The following includes opportunities for child life students and professionals interested in pursuing research and contributing to child life’s emerging field of inquiry.
ACLP provides pre-recorded webinars for PDUs
Below are resources that have helped other child life professionals engaging in research.
Look to your university for some potential opportunities. If your university is a research institute, it will likely have an undergraduate research page. Search for this page and look into some opportunities. In addition, look to the faculty of your department and see what research opportunities they have available. A simple email of, “Hello, my name is X, and I am a student interested in research. I saw your CV and see that you do research on Y. This really interests me, and I was wondering if you had any opportunities for students and research.”
In addition, consider joining a student journal club. These groups can be a helpful way of learning how to digest scientific literature and network with peers who are also interested in research. Lastly, one of the best ways to learn about research is to engage as a participant. Look at ACLP Connect for opportunities to contribute to a colleague’s research study.
Look to other faculty members who do research related to children, healthcare, or families. Interdisciplinary collaboration shows that you can work with other disciplines. Consider asking nursing, education, or counseling faculty to support your work.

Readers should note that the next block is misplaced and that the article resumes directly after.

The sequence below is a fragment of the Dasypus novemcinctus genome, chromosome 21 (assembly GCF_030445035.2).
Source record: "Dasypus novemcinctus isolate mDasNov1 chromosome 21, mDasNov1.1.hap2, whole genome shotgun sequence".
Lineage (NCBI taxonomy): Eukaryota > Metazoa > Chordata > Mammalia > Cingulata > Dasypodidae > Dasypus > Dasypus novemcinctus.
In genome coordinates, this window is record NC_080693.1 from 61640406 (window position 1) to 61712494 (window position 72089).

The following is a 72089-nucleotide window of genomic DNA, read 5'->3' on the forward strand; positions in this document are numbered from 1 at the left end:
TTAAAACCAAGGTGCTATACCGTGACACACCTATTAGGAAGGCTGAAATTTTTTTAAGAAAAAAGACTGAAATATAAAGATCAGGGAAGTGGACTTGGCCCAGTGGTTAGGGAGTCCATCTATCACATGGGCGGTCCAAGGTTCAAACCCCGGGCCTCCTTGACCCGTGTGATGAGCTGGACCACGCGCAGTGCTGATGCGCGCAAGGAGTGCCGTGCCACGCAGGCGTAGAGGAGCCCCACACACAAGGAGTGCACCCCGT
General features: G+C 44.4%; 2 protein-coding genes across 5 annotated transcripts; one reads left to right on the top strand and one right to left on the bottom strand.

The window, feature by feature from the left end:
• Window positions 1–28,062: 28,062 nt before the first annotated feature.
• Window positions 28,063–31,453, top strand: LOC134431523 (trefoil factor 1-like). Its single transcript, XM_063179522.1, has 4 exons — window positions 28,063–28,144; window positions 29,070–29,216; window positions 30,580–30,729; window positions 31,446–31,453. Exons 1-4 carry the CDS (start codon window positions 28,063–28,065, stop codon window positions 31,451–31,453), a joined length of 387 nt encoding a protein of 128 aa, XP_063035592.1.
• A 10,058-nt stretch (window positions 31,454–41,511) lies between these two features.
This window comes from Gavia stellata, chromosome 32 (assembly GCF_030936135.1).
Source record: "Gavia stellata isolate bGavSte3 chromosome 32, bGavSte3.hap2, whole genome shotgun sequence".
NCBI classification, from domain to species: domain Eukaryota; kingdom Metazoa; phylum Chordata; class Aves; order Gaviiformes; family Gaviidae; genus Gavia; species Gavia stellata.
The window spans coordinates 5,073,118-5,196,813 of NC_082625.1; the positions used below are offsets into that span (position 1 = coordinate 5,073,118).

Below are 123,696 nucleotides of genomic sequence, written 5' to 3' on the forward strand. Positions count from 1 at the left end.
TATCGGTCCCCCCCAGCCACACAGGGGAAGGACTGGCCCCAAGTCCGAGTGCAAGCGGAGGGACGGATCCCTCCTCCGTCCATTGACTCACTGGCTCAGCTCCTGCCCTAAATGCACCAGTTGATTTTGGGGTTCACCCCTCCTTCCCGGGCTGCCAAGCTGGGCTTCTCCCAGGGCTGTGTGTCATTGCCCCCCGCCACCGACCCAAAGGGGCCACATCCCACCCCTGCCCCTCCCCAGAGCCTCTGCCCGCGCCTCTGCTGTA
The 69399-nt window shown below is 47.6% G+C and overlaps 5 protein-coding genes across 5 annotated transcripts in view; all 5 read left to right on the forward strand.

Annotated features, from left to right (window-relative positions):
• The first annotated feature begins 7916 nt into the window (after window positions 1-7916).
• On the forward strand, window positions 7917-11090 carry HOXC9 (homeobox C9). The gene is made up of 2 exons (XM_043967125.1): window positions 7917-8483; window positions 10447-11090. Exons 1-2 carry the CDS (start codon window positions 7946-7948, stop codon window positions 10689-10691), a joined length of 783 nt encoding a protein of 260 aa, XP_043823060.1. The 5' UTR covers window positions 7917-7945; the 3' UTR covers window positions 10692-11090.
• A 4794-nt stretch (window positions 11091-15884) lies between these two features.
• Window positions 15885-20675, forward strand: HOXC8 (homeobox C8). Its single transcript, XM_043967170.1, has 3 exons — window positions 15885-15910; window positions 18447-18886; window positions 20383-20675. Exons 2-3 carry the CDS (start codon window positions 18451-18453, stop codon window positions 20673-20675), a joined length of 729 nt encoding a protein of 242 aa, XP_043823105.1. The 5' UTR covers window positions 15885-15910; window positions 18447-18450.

The good news is that part of the requirements for certification eligibility is the completion of one course on research. However, if you have the opportunity and you are interested in research, it would be a good idea to take research methods and statistics.
Consider partnering with a faculty member in psychology or nursing research. If that is not an option, look outside of the IRB box for potential ways to contribute to research. Projects with secondary data that do not require IRB approval make significant contributions to scientific progress. Systematic literature reviews, meta-analyses, commentaries, theoretical analyses, and case studies are great ways to contribute that do not require IRB approval.
Consider the parts of your child life journey that could be improved upon. What has been difficult or stressful? Could you investigate this concern in your current position? Or could you appraise and summarize research already conducted on this topic? When it connects to your story, motivation will come easily.
Yes! Talk to your institution about making adjustments to your protocol so that it allows for online data collection. Often, institutions will have a platform in place for recruiting, collecting data, analyzing outcomes, and preparing for publication all online.